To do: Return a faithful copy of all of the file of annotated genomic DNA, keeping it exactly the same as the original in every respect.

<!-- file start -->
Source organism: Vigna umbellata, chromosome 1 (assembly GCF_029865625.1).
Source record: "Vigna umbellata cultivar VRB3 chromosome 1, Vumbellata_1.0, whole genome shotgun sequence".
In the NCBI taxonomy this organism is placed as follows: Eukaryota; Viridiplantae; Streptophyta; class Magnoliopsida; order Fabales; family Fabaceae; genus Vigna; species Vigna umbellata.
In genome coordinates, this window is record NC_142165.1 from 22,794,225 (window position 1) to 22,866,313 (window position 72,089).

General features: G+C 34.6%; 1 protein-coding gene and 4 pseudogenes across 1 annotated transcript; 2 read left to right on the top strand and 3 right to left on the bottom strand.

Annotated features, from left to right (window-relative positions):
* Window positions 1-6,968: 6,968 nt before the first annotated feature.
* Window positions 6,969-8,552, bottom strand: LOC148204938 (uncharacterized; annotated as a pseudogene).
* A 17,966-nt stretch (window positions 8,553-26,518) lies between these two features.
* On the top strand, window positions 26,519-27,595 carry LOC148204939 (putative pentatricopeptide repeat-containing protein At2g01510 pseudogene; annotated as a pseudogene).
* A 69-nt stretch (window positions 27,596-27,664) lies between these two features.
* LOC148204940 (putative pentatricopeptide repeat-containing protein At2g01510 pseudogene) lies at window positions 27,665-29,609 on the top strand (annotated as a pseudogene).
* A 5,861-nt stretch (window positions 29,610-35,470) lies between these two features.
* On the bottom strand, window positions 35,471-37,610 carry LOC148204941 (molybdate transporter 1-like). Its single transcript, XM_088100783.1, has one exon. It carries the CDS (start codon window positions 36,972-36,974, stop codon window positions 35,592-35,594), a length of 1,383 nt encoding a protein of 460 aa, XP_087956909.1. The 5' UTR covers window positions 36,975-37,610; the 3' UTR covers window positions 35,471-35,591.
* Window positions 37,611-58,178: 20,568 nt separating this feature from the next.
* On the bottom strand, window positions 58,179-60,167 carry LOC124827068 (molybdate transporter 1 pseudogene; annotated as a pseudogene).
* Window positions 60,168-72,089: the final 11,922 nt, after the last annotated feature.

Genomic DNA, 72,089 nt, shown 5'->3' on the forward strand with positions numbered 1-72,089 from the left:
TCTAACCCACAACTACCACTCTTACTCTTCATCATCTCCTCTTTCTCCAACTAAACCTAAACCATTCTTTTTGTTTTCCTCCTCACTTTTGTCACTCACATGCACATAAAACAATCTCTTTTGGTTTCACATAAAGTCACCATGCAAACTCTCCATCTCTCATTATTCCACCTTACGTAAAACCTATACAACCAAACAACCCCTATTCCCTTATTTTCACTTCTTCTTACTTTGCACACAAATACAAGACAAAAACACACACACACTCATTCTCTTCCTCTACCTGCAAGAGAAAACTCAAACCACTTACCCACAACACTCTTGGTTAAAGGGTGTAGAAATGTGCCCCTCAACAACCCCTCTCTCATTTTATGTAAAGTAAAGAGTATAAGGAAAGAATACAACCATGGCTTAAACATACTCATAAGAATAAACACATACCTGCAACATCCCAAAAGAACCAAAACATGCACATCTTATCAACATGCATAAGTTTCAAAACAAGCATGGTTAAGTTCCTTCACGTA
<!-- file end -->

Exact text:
Source organism: Vigna umbellata, chromosome 1 (assembly GCF_029865625.1).
Source record: "Vigna umbellata cultivar VRB3 chromosome 1, Vumbellata_1.0, whole genome shotgun sequence".
In the NCBI taxonomy this organism is placed as follows: Eukaryota; Viridiplantae; Streptophyta; class Magnoliopsida; order Fabales; family Fabaceae; genus Vigna; species Vigna umbellata.
In genome coordinates, this window is record NC_142165.1 from 22,794,225 (window position 1) to 22,866,313 (window position 72,089).

General features: G+C 34.6%; 1 protein-coding gene and 4 pseudogenes across 1 annotated transcript; 2 read left to right on the top strand and 3 right to left on the bottom strand.

Annotated features, from left to right (window-relative positions):
* Window positions 1-6,968: 6,968 nt before the first annotated feature.
* Window positions 6,969-8,552, bottom strand: LOC148204938 (uncharacterized; annotated as a pseudogene).
* A 17,966-nt stretch (window positions 8,553-26,518) lies between these two features.
* On the top strand, window positions 26,519-27,595 carry LOC148204939 (putative pentatricopeptide repeat-containing protein At2g01510 pseudogene; annotated as a pseudogene).
* A 69-nt stretch (window positions 27,596-27,664) lies between these two features.
* LOC148204940 (putative pentatricopeptide repeat-containing protein At2g01510 pseudogene) lies at window positions 27,665-29,609 on the top strand (annotated as a pseudogene).
* A 5,861-nt stretch (window positions 29,610-35,470) lies between these two features.
* On the bottom strand, window positions 35,471-37,610 carry LOC148204941 (molybdate transporter 1-like). Its single transcript, XM_088100783.1, has one exon. It carries the CDS (start codon window positions 36,972-36,974, stop codon window positions 35,592-35,594), a length of 1,383 nt encoding a protein of 460 aa, XP_087956909.1. The 5' UTR covers window positions 36,975-37,610; the 3' UTR covers window positions 35,471-35,591.
* Window positions 37,611-58,178: 20,568 nt separating this feature from the next.
* On the bottom strand, window positions 58,179-60,167 carry LOC124827068 (molybdate transporter 1 pseudogene; annotated as a pseudogene).
* Window positions 60,168-72,089: the final 11,922 nt, after the last annotated feature.

Genomic DNA, 72,089 nt, shown 5'->3' on the forward strand with positions numbered 1-72,089 from the left:
TCTAACCCACAACTACCACTCTTACTCTTCATCATCTCCTCTTTCTCCAACTAAACCTAAACCATTCTTTTTGTTTTCCTCCTCACTTTTGTCACTCACATGCACATAAAACAATCTCTTTTGGTTTCACATAAAGTCACCATGCAAACTCTCCATCTCTCATTATTCCACCTTACGTAAAACCTATACAACCAAACAACCCCTATTCCCTTATTTTCACTTCTTCTTACTTTGCACACAAATACAAGACAAAAACACACACACACTCATTCTCTTCCTCTACCTGCAAGAGAAAACTCAAACCACTTACCCACAACACTCTTGGTTAAAGGGTGTAGAAATGTGCCCCTCAACAACCCCTCTCTCATTTTATGTAAAGTAAAGAGTATAAGGAAAGAATACAACCATGGCTTAAACATACTCATAAGAATAAACACATACCTGCAACATCCCAAAAGAACCAAAACATGCACATCTTATCAACATGCATAAGTTTCAAAACAAGCATGGTTAAGTTCCTTCACGTA